At the time, the United States did not have a policy for how it should respond to the kidnapping of a U.S. citizen overseas. Independent of the government, Stone’s family worked with the religious newspaper Christian Herald to raise money to pay off the kidnappers. Ultimately, after several months of tension, U.S. government representatives facilitated the payment of $66,000 in gold for Stone’s release and then immediately sought reimbursement from the Ottoman government.

After Stone’s release, observers argued that the press coverage of her case as well as the Christian Herald’s success in fundraising had actually lengthened her captivity. The media fascination with her case demonstrated that American citizens were often “luxury targets,” whose capture was likely to generate a big financial payoff or attention for their political agenda.

By the 1970s, a spate of terrorist kidnappings of U.S. diplomats caused the United States to rethink its reaction to these events. The government developed a “no concessions” policy, the premise of which was that if kidnapping did not pay, there would be fewer incentives to abduct Americans.

Yet, the seizure of American missionaries garnered Americans’ attention again in the 1980s when a number of expatriates in Lebanon, including Benjamin Weir, a Presbyterian missionary with a long presence in the country, were taken hostage. In the context of Israel’s invasion of Lebanon, anti-Americanism fueled Hezbollah attacks on U.S. diplomatic and military installations, and the group seized Americans as bargaining chips to exchange for prisoners held in Kuwait. The kidnapping of Weir and other U.S. citizens presented national security, domestic political and international credibility challenges for the U.S. government.

Under the circumstances, U.S. officials relaxed official policy in an attempt to free Weir and the other Americans. National Security Council staffer Oliver North and others facilitated Israeli sales of missiles and spare parts to Iran, a country with whom the United States had no diplomatic relations after the embassy seizure in 1979.

On the same day 408 tube-launched, optically tracked, wire-guided missiles landed in Iran, Weir was released. The freedom of two other Americans held hostage was similarly secured. But when more Americans were kidnapped in subsequent months, the long-standing “no concessions” policy appeared prudent.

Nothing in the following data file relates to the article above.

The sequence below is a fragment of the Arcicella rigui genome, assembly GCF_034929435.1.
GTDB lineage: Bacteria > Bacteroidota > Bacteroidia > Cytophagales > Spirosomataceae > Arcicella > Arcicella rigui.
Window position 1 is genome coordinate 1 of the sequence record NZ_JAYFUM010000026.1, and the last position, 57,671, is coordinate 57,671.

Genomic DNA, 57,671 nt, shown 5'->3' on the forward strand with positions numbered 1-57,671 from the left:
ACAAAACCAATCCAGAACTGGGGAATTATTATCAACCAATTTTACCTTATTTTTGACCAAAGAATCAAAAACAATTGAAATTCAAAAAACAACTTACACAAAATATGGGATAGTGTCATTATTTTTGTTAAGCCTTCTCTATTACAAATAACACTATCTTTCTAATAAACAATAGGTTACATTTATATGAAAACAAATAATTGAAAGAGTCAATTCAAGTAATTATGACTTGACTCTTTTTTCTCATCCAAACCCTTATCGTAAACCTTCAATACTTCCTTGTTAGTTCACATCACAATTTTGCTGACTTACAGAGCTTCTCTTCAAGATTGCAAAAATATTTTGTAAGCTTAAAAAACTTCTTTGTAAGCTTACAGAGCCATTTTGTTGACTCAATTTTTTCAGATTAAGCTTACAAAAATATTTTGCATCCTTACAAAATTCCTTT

As the crisis continued, officials adopted an approach of devaluing the “currency” of American hostages. They sought to minimize attention to communications from the hostages and asserted repeatedly that they would not negotiate for the hostages’ release. Such tactics were intended to diminish the significance of those held captive and therefore limit further kidnapping.

They did not, however, successfully develop a strategy for freeing Americans held by nonstate actors. That problem has lingered to the present.

In 2015, facing its failed efforts to free abducted Americans, the Obama administration shifted U.S. policy to clarify that “no concessions” did not mean “no communication,” reorganized bureaucratically to coordinate hostage recovery more effectively and developed a plan to prevent hostage-taking.

These new policies and the lessons learned in Stone’s and Weir’s kidnappings have probably informed the low-key response by Christian Aid Ministries, which has been soliciting only prayers on the missionaries’ behalf.

Similarly, with the exception of only limited public comments, U.S. government officials have also approached this crisis quietly. It is notable that the Special Presidential Envoy for Hostage Affairs, a position created in the Obama administration in response to the criticism of family members of those held captive overseas, has remained silent on the kidnapping.

American missionaries have long served as formal and informal representatives of the United States in the world. Throughout U.S. history, government officials have discovered that although private Americans and their institutions abroad can bring low-cost benefits, those organizations and the nonofficial Americans who staff them can also be vulnerable to kidnappings. As kidnappers and the U.S. government have both surmised, protecting American citizens abroad continues to pose significant challenges.